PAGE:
It might be autumn but it’s a great time to start thinking ahead to winter. Car maintenance tends to be forgotten about in the dry and sunny summer months. No wind noise in the cabin, wipers are neglected and usually the only problem is a broken air conditioning system.
Of course, the first thing that comes to mind when prepping your car for winter is the tyres, because once the temperature drops below 45-degrees Fahrenheit, an all-season tyre’s ability to grip the road is compromised. The colder weather brings a whole new set of driving challenges – slush, ice and hard-packed snow. And even with all of the performance capabilities built into today’s vehicles, they will only perform as well as their tyres allow. And in extreme winter weather, that can mean the difference between focused braking power and out-of-control handling.
There are a few minor problems that you can rectify yourself.
Frozen door lock/handle
Use luke warm water, not hot, to defrost area or spray with de-icer.
Vehicle unlocked but door frozen
Use luke warm water, not hot, around door edge to de-ice seals. To prevent this happening again, use silicone polish on a cloth and wipe around door seals.
The biggest problem is wipers being used to clear screens. Don’t turn on the wipers. Make sure any auto wiper control is switched off before turning the ignition on as this could blow the wiper control fuse. Use luke warm water, not hot, to wash away ice and clear windscreen.
As above, don’t operate your washers if they’re frozen, as this could blow the protection fuse. Use luke warm water, not hot, to wash away ice and clear windscreen. Use a bottle of water where convenient to wash the windscreen and maintain forward vision.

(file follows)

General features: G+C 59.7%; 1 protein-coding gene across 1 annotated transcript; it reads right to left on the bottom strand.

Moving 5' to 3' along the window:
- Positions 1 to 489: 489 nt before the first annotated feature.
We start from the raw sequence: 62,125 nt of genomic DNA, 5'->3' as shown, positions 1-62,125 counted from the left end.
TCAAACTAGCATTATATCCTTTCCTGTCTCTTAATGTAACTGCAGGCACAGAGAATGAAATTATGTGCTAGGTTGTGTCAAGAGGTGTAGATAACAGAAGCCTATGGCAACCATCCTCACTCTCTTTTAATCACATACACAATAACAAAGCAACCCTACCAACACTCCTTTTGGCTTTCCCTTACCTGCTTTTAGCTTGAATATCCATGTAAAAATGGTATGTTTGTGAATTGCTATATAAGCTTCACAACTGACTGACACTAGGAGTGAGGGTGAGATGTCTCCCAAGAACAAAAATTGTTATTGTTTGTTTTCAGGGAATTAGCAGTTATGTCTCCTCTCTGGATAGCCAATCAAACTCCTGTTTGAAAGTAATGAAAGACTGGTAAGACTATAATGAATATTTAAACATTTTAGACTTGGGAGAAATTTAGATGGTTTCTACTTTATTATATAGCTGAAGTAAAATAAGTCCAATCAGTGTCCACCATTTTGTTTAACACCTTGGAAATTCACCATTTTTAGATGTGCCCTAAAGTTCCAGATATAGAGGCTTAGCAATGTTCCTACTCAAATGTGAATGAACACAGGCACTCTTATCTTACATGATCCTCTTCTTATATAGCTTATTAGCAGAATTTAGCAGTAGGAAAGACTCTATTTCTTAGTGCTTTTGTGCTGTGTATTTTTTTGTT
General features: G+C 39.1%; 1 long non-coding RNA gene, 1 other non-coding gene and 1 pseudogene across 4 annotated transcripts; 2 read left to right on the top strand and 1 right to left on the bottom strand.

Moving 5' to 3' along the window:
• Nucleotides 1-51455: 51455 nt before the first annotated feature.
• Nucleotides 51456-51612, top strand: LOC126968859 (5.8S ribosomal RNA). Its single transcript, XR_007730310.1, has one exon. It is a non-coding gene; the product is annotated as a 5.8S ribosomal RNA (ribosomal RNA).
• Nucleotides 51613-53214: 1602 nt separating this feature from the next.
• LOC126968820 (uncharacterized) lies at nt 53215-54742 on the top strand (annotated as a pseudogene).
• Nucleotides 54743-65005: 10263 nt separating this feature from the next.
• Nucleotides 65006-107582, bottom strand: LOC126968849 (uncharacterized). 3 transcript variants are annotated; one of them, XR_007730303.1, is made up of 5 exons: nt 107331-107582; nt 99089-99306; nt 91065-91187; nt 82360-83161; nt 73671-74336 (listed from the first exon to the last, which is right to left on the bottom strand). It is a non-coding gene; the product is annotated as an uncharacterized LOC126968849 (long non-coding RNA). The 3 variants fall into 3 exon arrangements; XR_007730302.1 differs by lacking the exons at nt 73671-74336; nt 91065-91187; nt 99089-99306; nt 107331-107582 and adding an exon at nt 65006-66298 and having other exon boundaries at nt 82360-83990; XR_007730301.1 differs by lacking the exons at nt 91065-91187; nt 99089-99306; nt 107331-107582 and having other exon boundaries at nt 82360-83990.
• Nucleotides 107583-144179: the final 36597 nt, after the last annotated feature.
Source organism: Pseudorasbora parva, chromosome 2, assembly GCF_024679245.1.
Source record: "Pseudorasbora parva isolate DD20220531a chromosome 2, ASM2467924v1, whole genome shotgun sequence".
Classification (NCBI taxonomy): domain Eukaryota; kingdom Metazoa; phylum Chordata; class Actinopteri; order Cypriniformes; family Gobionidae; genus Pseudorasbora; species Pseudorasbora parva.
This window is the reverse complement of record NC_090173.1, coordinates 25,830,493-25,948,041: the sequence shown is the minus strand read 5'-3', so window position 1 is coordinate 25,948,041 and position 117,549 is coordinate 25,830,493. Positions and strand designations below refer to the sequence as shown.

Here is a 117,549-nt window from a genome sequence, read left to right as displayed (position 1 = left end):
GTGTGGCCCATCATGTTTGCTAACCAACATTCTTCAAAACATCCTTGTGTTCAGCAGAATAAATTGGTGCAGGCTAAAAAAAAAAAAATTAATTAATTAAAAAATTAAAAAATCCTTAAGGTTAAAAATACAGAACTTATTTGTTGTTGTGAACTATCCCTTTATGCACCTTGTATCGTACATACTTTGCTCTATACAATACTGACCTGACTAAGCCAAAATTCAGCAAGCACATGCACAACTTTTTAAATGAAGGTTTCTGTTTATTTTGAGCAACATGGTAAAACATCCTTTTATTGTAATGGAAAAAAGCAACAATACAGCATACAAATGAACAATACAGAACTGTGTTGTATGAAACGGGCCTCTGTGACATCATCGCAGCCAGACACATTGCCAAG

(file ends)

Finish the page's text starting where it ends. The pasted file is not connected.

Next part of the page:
It’s important to accelerate very gently, use low revs and change up to a higher gear as quickly as progress allows. It may be necessary to move off in the second gear as this will help reduce wheel slip.
Once you’re on the move, take extra care while driving to prevent skidding and watch out for black ice.
Getting stuck on ice
At home, use salt or gravel to help grip. If this isn’t available, an old carpet, car mat or something similar placed under or just in front of the slipping wheel will provide traction to move the vehicle.
Important: make sure that your parking brake is on, as once free of any blockage the vehicle may move on its own. Use a low engine speed and keep wheel spin/slip to a minimum. If other road wheels are blocked from movement clear the wheels so the vehicle will move easily.
Driving in Traffic
Skidding is most drivers’ biggest concern, and can be largely prevented by driving slowly. The available grip between tyres and road will be drastically reduced by ice and snow so to achieve grip wheels need to be kept turning, not locked, by braking or spinning by aggressive acceleration.
Important: always keep a good distance behind the vehicle in front as stopping distances will be extended. When you need to slow down, try to anticipate junctions or turns and change down to a lower gear before applying the brakes.
Drive slowly and think ahead.